Did you know that the success of the K-Way was due to a Belgian?


The iconic raincoat better known as the K-way was once essential for all school outings, nature walks or holidays by the sea. But this jacket could easily never have existed. It owes its success to a Belgian supplier!

The unique K-way brand captured the imagination when it was launched in 1965. Behind the idea was French trouser manufacturer Léon-Claude Duhamel, who remembered having designed this unusual jacket after seeing a woman walk past wearing nylon trousers. Duhamel's idea was to free children from their heavy, uncomfortable raincoats by giving them something lighter. So the first K-way took the form of a coated nylon Breton striped jersey with a lace on the front, nothing like the version that followed the next year and that we still see today. Duhamel then had the idea of folding the garment into a pocket that could be attached at the waist, making it as practical as the 'bum bag' that was all the rage at the time. When it was launched, he named his windcheater "En cas" (de pluie) [in case of rain]. Given its success, the advertising agency Havas decided that the term K-way would be preferable for conquering the international market. This was a good idea, as more than 250,000 were sold in the space of a year.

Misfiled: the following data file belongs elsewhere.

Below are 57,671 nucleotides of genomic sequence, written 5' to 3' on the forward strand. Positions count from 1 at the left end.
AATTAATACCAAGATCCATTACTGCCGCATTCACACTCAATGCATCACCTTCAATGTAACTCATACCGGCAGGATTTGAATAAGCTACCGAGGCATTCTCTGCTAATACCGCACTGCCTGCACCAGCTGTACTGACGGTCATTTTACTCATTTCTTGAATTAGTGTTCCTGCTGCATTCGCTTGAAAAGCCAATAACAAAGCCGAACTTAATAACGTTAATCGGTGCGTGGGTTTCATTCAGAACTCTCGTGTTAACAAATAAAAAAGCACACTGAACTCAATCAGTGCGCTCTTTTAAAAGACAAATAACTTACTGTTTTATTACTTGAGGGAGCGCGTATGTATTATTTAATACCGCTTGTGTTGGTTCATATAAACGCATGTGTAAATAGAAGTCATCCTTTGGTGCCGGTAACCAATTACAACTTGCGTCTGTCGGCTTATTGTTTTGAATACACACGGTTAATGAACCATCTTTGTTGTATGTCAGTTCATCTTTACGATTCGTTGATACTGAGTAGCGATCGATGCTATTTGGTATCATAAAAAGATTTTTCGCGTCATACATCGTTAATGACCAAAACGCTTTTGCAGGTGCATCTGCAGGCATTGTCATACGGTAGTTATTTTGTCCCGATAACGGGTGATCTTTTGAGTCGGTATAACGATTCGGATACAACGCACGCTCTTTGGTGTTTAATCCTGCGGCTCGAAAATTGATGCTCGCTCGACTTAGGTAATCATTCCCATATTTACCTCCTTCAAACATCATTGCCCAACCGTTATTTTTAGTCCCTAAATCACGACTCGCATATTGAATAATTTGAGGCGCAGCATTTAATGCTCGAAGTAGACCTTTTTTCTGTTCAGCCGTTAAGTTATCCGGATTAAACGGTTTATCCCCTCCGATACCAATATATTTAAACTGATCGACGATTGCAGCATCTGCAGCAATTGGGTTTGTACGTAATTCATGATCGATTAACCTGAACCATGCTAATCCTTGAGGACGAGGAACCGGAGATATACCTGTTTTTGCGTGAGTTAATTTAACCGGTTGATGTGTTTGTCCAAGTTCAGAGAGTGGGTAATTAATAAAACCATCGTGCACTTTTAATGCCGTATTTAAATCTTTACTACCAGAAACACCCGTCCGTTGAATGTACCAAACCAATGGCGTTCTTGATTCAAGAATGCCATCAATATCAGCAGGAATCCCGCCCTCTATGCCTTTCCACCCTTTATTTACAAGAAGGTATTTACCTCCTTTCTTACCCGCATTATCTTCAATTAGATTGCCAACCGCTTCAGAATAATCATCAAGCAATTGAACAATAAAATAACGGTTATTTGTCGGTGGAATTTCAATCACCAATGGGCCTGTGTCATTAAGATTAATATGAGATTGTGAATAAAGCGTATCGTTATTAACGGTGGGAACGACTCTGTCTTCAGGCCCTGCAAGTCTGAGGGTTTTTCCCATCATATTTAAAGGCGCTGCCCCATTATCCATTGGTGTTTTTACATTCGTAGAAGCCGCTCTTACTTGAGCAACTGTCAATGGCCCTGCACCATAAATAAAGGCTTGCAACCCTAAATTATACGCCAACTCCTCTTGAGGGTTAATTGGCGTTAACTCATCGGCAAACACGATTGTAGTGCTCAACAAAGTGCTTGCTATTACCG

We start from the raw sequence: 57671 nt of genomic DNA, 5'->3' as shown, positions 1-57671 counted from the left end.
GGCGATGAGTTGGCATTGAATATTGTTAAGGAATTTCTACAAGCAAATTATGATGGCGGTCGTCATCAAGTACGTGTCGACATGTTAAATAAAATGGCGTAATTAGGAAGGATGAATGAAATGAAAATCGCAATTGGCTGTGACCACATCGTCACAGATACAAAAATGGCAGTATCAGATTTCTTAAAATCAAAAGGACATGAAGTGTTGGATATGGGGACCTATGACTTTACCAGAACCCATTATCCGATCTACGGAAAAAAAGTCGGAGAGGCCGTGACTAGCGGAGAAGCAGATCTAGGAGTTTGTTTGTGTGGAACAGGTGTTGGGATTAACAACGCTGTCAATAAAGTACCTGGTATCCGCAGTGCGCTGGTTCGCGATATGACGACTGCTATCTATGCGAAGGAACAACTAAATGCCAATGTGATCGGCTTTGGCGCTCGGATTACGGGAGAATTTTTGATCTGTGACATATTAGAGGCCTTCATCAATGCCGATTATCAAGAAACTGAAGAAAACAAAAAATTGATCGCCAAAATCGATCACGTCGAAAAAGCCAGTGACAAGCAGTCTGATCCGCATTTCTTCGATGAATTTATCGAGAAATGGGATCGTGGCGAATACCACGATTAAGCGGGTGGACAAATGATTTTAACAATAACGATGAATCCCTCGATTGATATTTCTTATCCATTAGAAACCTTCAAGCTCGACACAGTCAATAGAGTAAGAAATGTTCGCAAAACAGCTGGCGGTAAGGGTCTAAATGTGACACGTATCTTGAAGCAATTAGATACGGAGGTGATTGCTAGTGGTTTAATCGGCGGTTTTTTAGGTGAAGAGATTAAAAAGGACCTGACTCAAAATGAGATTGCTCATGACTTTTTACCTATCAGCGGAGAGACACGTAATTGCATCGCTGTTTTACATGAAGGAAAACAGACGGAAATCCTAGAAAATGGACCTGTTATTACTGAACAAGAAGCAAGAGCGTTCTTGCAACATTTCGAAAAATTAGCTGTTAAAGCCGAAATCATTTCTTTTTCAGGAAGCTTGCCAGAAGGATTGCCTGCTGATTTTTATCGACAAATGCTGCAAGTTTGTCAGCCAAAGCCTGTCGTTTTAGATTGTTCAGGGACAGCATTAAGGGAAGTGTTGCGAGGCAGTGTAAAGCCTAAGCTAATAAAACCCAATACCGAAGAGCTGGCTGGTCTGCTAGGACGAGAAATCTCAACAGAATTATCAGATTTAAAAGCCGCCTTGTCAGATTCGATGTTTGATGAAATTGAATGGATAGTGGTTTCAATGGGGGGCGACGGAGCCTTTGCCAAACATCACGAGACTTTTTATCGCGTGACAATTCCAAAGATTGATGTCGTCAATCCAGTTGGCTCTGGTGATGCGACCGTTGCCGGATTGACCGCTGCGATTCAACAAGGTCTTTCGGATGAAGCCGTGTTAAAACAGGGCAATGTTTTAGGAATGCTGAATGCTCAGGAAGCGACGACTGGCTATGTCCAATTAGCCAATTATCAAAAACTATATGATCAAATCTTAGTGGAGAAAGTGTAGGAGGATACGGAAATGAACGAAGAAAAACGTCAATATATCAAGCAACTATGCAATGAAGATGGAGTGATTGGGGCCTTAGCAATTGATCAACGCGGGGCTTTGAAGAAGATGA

But few people know that this legendary jacket could easily never have existed! Duhamel owes his success to a Belgian supplier who had large amounts of the required fabric - which he had not managed to clear! - and this is why the K-way was launched onto the market in time.

The brand modernised its jacket over the decades and increased its collaborations; its success was based on memorable advertising campaigns. 

The K-way, now part of the Italian BasicNet S.p.A. Group, continues to evolve thanks to the different innovations in textiles, remaining a fashion accessory worn by stars and influencers to this day. It is available in dozens of different designs, and even has its own shop in Brussels that highlights its French origins and pays tribute to its creator Léon-Claude Duhamel.